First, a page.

1. Matzo, Marianne PhD, GNP-BC, FAAN


Keeping upright during labor may shorten childbirth.


Article Content

Childbirth usually occurs in three stages: from the onset of true labor until the cervix is completely dilated (stage one), the birth of the baby (stage two), and the delivery of the placenta (stage three). The majority of women in the developed world spend most of stage one, the longest phase of labor, in bed. This Cochrane review sought to determine the effect of an upright position, such as walking, sitting, or standing, compared with a recumbent position on length of labor, type of delivery, and maternal and child outcomes.


The authors reviewed 21 international trials in which a total of 3,706 women were randomized to either an upright or recumbent position during first-stage labor. Both groups used opioids to a similar degree, but the upright group was less likely than the recumbent group to have epidurals. In addition, compared with recumbent women, those in an upright position had a one-hour shorter first-stage labor. There was not enough data to conclude that an upright position during labor had an effect on outcomes for mothers and infants.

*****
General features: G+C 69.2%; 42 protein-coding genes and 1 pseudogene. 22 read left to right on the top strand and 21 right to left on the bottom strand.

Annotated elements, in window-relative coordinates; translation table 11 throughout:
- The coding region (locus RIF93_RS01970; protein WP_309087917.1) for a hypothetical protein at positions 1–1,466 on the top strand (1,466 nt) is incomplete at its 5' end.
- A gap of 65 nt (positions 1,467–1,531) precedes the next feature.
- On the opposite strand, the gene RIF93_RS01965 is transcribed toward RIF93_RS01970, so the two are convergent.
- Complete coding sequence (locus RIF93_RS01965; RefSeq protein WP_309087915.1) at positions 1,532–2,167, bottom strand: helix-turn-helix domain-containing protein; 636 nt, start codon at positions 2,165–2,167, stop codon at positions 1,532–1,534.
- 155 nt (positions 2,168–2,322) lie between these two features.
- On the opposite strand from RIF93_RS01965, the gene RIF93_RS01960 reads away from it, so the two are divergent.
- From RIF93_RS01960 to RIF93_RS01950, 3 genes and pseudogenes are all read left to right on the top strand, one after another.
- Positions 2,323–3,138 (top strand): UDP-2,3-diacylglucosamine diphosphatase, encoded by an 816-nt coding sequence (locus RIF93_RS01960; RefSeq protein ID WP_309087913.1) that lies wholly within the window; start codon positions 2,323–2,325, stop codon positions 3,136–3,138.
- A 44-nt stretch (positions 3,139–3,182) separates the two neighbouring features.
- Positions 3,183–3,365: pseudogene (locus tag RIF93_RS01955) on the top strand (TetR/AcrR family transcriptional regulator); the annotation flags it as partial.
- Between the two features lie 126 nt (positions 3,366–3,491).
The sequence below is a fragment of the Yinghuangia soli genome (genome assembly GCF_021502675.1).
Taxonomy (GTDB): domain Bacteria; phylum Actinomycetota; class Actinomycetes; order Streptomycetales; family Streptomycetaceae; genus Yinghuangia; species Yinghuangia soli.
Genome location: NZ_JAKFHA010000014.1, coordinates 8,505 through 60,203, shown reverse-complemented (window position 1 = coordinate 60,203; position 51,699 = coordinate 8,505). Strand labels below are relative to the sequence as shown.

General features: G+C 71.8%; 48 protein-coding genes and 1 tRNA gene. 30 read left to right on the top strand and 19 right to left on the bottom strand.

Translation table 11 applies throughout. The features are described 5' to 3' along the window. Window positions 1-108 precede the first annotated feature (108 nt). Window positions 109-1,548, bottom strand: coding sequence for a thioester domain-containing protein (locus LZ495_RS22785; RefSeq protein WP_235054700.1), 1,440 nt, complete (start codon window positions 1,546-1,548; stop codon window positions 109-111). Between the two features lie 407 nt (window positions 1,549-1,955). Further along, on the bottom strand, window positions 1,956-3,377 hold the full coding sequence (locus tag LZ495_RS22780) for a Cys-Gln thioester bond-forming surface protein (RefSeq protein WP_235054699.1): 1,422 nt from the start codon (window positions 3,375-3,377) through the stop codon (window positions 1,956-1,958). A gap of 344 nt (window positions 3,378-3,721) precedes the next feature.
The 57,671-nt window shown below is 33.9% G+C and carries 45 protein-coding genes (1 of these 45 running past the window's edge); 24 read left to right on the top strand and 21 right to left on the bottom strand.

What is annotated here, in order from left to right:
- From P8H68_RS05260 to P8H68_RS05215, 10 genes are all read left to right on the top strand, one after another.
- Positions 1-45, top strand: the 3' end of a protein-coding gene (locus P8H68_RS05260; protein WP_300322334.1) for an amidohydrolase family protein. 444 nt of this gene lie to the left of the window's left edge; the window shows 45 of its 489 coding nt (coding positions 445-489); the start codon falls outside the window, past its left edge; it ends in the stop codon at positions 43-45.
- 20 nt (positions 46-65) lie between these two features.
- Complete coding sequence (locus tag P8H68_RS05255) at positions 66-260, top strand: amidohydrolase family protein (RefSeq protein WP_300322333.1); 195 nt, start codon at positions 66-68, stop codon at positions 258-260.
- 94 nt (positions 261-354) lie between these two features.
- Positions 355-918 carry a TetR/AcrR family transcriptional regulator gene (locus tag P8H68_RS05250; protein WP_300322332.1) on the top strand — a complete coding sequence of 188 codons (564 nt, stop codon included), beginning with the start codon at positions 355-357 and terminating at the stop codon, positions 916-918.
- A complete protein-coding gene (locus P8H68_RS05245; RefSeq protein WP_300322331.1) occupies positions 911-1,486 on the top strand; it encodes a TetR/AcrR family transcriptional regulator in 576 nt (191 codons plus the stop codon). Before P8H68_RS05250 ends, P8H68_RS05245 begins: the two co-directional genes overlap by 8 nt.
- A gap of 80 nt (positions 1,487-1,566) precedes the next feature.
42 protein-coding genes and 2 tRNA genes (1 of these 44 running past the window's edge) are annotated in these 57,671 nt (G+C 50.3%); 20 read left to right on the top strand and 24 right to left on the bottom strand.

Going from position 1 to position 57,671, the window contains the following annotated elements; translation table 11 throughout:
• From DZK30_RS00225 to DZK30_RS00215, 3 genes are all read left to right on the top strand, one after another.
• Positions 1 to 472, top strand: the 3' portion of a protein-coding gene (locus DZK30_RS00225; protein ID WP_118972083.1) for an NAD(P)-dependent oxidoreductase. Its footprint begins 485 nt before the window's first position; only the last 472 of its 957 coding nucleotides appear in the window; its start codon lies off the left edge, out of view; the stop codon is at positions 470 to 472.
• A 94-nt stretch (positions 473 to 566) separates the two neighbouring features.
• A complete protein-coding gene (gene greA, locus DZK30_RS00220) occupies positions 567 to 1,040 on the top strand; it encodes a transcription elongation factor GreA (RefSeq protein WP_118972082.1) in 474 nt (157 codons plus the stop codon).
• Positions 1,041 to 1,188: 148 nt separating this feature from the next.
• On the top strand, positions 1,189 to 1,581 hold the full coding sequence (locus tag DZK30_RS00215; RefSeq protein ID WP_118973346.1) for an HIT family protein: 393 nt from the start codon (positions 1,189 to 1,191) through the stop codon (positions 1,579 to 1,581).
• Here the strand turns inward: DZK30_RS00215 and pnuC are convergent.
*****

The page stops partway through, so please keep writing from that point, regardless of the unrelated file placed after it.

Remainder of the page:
The crux of the matter. First-stage labor was approximately one-hour shorter in women who remained upright. Kneeling, walking, or sitting are considered safe early-stage labor positions and are recommended to avoid prolonging labor. Of course, laboring women should be encouraged to take the position they find most comfortable.


Lawrence A, et al. Cochrane Database Syst Rev 2009(2):CD003934.